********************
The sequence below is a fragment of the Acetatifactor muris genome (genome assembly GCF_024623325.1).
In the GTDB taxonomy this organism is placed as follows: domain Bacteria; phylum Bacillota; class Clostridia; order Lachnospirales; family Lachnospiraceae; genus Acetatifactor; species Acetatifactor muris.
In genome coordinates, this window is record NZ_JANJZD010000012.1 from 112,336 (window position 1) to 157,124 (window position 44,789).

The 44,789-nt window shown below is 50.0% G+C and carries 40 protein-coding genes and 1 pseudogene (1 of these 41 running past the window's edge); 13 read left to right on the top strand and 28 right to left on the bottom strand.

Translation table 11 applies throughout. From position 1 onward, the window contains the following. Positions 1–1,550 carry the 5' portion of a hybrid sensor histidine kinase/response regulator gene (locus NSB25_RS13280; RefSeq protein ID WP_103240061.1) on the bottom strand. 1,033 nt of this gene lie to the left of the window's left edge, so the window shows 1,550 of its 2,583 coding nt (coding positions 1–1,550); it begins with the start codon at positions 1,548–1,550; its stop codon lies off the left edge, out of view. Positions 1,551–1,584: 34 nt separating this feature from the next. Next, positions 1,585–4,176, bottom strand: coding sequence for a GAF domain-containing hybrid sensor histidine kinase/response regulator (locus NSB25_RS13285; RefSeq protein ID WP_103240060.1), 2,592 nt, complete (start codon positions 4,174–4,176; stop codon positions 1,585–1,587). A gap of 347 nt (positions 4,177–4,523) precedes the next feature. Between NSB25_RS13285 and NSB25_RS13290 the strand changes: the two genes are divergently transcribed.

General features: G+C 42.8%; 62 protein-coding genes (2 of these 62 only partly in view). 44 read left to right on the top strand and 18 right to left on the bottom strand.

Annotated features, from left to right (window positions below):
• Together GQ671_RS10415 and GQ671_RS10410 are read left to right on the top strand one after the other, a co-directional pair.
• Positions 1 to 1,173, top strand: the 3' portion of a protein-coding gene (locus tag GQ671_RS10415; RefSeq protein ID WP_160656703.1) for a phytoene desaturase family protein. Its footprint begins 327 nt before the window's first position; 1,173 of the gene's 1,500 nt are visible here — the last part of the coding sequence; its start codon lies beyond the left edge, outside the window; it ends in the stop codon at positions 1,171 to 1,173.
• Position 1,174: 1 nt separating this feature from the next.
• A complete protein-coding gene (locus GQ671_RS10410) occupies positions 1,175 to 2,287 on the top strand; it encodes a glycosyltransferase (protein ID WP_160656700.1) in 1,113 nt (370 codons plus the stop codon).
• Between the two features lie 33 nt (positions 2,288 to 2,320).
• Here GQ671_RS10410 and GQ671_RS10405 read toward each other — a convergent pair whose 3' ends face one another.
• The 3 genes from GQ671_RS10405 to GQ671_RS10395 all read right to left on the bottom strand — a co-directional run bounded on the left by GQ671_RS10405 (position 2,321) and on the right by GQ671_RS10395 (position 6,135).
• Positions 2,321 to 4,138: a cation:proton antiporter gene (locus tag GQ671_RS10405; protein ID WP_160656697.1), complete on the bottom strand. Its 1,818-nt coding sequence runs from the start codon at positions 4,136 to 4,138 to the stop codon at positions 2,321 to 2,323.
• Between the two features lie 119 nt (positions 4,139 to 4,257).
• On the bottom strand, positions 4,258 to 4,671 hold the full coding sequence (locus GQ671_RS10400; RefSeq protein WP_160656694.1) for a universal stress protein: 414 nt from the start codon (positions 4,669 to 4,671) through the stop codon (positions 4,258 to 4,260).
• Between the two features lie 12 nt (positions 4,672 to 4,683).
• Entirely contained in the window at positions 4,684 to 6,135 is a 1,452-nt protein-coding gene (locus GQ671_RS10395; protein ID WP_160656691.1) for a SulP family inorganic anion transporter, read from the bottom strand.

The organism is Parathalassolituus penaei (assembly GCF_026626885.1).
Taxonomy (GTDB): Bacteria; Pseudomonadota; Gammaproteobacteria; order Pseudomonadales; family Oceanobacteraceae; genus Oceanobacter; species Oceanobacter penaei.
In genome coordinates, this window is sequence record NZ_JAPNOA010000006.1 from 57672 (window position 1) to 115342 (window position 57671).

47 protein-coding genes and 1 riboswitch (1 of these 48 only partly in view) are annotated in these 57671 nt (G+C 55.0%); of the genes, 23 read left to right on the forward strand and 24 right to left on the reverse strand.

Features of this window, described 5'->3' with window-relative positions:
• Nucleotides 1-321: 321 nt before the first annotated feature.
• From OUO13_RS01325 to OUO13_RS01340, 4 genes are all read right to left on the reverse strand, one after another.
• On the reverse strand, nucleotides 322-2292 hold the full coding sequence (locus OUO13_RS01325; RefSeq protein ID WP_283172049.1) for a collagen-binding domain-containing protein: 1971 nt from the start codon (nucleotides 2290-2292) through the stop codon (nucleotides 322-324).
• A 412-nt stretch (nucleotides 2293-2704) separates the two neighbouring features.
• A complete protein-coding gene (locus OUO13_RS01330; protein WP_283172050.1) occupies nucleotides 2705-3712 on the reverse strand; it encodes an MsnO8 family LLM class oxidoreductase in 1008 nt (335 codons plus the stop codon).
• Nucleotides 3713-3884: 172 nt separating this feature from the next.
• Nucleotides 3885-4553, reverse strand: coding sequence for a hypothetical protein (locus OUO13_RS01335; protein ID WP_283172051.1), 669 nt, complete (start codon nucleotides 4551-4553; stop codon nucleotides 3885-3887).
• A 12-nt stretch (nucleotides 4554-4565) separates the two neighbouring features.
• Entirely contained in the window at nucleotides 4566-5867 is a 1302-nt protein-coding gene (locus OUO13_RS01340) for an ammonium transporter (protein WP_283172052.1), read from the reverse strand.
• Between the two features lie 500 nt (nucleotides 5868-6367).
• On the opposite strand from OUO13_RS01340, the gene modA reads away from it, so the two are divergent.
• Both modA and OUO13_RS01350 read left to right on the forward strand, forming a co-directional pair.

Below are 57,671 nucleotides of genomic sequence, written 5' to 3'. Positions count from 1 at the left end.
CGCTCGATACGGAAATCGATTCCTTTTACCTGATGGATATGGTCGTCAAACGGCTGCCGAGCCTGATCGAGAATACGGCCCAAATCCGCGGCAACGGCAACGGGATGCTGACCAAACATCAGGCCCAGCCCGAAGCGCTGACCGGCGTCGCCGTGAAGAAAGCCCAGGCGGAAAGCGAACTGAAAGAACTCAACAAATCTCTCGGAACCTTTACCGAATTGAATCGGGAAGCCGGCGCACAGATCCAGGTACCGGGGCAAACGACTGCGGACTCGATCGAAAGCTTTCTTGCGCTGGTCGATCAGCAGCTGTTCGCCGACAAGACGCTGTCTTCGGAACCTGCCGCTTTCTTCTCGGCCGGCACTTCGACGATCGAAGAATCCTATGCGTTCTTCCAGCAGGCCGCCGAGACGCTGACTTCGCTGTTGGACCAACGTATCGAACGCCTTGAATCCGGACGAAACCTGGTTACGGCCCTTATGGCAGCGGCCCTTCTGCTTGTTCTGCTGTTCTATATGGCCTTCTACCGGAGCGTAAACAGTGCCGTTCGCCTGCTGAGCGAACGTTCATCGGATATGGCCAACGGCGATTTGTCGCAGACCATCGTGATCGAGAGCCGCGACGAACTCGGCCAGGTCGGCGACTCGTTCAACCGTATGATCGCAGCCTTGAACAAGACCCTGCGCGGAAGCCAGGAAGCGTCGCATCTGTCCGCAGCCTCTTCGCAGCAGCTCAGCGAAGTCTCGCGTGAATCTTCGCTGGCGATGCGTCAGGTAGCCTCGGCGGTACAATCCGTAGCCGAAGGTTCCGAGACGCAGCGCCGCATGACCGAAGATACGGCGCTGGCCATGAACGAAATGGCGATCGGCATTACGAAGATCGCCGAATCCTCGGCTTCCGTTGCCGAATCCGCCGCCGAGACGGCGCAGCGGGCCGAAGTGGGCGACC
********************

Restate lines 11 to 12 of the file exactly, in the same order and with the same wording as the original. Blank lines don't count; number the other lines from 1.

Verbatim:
• A complete protein-coding gene (locus GQ671_RS10410) occupies positions 1,175 to 2,287 on the top strand; it encodes a glycosyltransferase (protein ID WP_160656700.1) in 1,113 nt (370 codons plus the stop codon).
• Between the two features lie 33 nt (positions 2,288 to 2,320).